Her face seemed tired yet open as she greeted me in the doorway of her apartment. A toddler peeked around her skirt at me with wide, bright eyes. In that first exchange, I learned that her name is Masoka and her son is named Daudi. Masoka’s face will forever be for me the face of the refugee. Until that morning, I had never known a refugee longer than a couple days.
I and another ESL volunteer had knocked on her family’s door, having seen their apartment number on our list of refugee residents of the apartment complex where we would be holding English classes starting the following week. That morning, we were going door-to-door to meet the refugees and give them flyers with the details. It didn’t take long with Masoka to realize that for the very reasons that she could benefit from an ESL class, she and I could not have any kind of conversation. We had no language in common. We resorted to hand gestures and even then, we quickly hit a wall. At that point, Masoka’s tired, confused face broke into laughter and she grabbed my hand to shake it. I laughed with her and wondered if in her world, even the presence of a smiling face at her door could be significant.
Where are the people who will show up with a smiling face?
Masoka and her family are Congolese refugees who had arrived in the US seven months prior to our first encounter. That meant that when I met them, they no longer had a case worker assigned to them, having surpassed the initial time period when refugees have anyone assigned to them. They had originally been resettled in the north of Dallas where they had gotten connected with a Swahili-speaking church. More recently, due to their large family (six biological children and a niece that live with them) they were relocated to this apartment complex in south Dallas. Masoka was pregnant. This background information on her and her family came in bits and pieces over the months that followed our first encounter.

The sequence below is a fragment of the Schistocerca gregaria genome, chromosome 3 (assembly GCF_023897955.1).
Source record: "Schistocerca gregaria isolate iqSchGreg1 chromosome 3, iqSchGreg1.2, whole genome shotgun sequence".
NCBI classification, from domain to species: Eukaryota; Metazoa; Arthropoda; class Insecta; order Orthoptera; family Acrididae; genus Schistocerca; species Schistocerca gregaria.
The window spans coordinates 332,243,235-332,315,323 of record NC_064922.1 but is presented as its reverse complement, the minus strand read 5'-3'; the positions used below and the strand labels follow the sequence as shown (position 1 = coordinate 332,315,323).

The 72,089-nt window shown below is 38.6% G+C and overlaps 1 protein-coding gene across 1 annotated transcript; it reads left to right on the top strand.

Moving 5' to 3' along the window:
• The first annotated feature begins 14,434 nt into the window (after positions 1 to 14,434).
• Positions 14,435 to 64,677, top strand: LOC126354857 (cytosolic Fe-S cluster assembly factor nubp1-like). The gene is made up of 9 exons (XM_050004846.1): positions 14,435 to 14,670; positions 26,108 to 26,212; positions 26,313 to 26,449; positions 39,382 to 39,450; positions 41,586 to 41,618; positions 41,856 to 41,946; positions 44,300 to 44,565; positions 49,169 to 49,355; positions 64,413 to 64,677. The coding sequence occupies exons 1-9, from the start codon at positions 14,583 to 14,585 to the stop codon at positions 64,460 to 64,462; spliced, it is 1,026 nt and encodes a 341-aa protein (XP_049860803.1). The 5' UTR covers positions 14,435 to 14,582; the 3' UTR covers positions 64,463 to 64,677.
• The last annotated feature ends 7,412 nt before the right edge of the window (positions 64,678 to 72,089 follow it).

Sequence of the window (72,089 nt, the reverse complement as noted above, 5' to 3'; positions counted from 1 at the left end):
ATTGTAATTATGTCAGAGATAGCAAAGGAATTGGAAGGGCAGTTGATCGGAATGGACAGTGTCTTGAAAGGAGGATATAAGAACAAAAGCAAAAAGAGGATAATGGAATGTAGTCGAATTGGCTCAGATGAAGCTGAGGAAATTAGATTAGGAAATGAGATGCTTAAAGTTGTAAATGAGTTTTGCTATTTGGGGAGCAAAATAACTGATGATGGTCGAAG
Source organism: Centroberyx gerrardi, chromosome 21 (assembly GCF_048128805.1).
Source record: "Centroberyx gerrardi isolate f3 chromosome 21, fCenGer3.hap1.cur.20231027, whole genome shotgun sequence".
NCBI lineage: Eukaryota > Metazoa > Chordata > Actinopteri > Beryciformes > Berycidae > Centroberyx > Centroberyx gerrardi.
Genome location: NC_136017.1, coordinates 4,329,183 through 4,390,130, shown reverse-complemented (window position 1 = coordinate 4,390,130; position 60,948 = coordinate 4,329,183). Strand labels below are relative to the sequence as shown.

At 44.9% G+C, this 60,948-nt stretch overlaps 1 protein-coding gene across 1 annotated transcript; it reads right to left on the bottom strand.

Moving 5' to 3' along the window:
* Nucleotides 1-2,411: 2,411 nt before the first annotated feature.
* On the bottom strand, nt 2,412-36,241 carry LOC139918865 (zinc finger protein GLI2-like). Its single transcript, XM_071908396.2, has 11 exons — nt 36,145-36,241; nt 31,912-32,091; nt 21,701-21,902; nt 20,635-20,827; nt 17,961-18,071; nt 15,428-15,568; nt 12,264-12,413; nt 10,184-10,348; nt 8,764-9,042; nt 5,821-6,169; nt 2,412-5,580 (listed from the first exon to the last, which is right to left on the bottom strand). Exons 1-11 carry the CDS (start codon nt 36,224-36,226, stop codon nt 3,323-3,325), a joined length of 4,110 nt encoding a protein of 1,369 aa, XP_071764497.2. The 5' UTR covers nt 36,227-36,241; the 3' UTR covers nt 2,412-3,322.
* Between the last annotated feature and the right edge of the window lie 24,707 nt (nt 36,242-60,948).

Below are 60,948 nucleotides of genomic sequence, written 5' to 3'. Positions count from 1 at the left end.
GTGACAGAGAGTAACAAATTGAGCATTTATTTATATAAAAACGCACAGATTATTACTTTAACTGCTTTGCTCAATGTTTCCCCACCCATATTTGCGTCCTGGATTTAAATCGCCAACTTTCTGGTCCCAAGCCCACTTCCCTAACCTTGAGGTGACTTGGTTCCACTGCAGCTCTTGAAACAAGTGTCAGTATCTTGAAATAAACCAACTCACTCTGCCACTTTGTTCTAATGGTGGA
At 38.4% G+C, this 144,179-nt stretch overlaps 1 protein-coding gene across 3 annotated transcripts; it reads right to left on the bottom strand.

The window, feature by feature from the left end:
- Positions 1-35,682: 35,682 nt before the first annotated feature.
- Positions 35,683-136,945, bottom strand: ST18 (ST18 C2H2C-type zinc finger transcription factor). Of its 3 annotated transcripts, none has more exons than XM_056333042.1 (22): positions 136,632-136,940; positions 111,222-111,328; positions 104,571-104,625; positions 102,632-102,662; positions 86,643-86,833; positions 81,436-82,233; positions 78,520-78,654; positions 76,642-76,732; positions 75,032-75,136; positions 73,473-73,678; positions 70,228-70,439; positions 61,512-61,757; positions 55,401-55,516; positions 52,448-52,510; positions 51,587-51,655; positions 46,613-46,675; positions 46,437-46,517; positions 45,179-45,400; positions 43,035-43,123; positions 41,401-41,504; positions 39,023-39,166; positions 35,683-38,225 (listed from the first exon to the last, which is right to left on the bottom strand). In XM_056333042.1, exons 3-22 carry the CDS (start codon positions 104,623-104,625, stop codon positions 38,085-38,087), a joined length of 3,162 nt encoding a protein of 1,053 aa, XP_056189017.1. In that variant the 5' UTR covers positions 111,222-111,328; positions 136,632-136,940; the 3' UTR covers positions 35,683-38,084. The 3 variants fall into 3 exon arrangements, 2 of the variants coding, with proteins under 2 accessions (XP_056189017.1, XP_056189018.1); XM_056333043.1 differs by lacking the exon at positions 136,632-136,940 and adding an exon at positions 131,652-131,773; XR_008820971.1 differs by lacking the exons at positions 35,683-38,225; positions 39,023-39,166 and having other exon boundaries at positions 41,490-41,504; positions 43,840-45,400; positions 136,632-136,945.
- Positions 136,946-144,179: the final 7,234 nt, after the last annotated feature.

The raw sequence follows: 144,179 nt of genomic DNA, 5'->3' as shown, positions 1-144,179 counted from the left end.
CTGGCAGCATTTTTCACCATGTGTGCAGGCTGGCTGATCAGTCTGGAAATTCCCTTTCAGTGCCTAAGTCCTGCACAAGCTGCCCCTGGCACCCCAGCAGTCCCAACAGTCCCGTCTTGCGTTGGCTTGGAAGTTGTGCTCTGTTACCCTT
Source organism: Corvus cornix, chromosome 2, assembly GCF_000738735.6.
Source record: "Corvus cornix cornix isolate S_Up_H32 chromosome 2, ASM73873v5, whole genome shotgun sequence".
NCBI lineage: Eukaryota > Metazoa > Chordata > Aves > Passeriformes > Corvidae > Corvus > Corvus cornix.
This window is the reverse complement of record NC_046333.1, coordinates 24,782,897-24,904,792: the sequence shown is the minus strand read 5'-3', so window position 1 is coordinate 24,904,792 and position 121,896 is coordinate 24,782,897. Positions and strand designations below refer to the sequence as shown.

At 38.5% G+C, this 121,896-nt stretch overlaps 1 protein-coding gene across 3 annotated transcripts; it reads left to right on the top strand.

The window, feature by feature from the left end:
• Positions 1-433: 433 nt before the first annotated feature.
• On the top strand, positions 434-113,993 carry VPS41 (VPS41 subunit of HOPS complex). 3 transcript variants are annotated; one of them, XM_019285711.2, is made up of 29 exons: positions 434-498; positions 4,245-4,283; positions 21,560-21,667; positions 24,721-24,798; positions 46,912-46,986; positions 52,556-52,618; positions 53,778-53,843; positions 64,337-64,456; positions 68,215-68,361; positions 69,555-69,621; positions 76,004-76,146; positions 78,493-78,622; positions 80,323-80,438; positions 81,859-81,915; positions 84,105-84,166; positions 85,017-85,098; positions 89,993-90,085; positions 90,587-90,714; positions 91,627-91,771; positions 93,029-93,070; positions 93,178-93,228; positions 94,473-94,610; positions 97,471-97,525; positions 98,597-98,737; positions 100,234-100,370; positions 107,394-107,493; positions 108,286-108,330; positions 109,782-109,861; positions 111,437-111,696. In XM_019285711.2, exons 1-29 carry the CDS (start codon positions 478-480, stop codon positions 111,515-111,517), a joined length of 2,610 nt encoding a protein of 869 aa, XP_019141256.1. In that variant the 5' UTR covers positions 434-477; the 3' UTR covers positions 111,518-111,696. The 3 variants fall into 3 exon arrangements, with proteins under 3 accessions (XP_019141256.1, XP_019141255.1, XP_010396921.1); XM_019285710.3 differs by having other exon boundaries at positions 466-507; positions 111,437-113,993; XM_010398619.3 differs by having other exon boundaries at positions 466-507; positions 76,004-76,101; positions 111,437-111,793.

I met others that first day, a family from Eritrea and another from Syria. What they all had in common was extremely minimal English. Other than their country of origin, it was near impossible to learn much of their stories. Bits and pieces were shared in the little English they knew, amidst strings of languages I don’t understand and much gesturing and frustration, as they tried to communicate with me and as I tried to guess at what they were saying. Bombings and death of family members that they had witnessed in their home country – these things were pantomimed. And I was left trying to respond and express my sorrow for them in inadequate ways. As the English classes began the following week, the individuals that we had met became part of mixed classes – students from Congo, Eritrea, Syria, speaking at least four different languages. As we began to help them learn English, their individual stories receded into the background and remained largely a mystery.
Masoka and her husband and toddler came to ESL class. I was so happy when I first saw them there. For all I knew, my attempts to communicate with her and invite her to class had failed that morning I met her at her door.